Former Trump campaign manager and veteran lobbyist for unsavory clients Paul Manafort was sentenced to 47 months in federal prison today. It could have been a lot worse for the man who earned the first criminal conviction produced by the Mueller investigation. Federal sentencing guidelines had suggested a 19-to-24-year stretch in the hoosegow for the eight charges of bank and tax fraud he was convicted of last August (the jury deadlocked on 10 other charges), and prosecutors had urged the judge to refuse anything less than that. But Virginia-based district court judge T.S. Ellis apparently found Manafort to be a sympathetic figure, as CNBC reports:
Before delivering his sentence, Ellis said that Manafort has “been a good friend to others, a generous person.”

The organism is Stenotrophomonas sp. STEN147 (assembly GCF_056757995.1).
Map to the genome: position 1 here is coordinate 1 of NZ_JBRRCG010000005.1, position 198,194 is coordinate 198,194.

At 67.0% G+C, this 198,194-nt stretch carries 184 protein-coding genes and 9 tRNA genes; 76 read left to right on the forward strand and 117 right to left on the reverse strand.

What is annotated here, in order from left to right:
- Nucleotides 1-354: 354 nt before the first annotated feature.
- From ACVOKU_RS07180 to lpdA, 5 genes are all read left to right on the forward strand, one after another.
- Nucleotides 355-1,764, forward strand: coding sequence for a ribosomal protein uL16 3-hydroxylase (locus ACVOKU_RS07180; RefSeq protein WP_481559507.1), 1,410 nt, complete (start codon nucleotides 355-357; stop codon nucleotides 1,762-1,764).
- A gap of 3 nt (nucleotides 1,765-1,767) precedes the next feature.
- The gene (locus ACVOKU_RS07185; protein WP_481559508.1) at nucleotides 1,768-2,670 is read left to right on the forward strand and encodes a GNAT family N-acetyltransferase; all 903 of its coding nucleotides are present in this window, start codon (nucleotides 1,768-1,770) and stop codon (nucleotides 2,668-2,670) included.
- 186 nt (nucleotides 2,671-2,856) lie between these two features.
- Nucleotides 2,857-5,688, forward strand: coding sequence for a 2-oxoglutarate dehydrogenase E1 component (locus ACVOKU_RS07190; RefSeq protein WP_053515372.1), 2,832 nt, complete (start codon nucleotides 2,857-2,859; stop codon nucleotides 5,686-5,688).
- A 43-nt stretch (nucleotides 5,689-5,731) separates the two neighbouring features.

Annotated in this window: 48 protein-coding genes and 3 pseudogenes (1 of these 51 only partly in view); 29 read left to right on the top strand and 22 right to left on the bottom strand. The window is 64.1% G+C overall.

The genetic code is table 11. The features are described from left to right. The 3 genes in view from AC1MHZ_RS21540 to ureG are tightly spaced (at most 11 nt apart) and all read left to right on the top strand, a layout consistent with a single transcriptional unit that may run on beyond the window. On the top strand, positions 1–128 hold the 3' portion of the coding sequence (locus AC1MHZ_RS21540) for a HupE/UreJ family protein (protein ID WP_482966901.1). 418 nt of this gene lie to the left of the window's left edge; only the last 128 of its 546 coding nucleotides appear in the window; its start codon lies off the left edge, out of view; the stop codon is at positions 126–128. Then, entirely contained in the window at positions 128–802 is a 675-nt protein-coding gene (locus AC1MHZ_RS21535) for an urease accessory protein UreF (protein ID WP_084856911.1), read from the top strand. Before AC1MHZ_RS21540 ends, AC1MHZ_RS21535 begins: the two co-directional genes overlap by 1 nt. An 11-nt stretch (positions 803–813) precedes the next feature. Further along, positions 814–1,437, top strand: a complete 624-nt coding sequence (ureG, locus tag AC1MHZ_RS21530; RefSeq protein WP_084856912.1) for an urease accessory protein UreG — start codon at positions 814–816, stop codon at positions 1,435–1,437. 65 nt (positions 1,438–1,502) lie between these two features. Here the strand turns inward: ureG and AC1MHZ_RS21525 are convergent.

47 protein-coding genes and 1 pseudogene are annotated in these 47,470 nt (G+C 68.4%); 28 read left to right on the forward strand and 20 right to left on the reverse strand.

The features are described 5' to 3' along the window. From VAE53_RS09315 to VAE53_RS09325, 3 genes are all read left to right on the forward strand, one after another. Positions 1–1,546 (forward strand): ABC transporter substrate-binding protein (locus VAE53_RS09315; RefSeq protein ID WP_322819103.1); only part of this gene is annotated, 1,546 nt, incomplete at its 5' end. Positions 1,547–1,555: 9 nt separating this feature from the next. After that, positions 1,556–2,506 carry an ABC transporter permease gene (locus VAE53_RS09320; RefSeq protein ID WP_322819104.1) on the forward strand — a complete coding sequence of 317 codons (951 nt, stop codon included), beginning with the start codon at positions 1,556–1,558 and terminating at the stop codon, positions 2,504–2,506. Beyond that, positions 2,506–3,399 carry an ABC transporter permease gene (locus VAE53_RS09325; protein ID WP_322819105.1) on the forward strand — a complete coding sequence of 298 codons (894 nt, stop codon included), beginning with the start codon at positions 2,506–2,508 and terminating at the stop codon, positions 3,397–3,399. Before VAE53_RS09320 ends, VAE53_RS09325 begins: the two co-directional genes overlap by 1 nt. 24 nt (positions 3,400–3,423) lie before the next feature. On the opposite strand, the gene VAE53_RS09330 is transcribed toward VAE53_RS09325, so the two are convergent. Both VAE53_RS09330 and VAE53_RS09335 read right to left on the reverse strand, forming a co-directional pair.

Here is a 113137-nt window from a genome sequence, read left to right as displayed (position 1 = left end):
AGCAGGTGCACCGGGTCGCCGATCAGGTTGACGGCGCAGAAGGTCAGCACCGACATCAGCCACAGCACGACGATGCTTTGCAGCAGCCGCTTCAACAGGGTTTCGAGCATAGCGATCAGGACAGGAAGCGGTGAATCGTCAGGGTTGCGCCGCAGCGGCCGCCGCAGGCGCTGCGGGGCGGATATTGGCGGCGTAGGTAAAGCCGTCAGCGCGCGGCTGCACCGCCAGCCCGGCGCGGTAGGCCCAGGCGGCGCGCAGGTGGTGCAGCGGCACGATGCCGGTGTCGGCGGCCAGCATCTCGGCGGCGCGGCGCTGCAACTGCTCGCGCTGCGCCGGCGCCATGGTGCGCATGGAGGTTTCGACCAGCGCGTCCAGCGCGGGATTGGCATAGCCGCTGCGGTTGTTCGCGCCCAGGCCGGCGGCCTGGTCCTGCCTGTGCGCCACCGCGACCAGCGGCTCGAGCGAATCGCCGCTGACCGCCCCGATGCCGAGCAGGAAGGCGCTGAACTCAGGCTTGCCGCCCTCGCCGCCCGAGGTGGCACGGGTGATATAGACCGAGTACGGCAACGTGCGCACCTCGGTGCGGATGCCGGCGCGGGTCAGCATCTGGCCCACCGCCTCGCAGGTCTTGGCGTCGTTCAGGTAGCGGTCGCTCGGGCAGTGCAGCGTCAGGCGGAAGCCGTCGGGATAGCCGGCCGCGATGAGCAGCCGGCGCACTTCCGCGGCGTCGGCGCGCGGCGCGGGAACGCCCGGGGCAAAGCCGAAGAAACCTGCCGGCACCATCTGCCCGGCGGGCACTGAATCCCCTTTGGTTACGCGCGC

The judge added: “He has lived an otherwise blameless life.”
That may be going a bit far, but Manafort did try to tug at some heartstrings:
Manafort, seated in a wheelchair and clad in a green prison jumpsuit during the hearing, spoke of the hardship he has faced as a prime figure in the high-profile Mueller investigation.
“The last two years have been the most difficult for my family and I,” Manafort said in his plea for compassion from the judge.
It seemed to work, but Manafort’s not out of the woods just yet, as the Associated Press noted:
Manafort still faces sentencing in the District of Columbia, where he pleaded guilty in a separate case connected to illegal lobbying.
Manafort’s legal trouble, at this point at least, hasn’t been related to the Trump campaign, but rather to his work for the Russian-backed former Ukrainian president Viktor Yanukovych.
Reaction to Manafort’s light sentence was mostly negative, with this observation being among the most pertinent:
And there was this:
Being a rich old white man comes with some privileges, even when he’s about to put on an orange jumpsuit.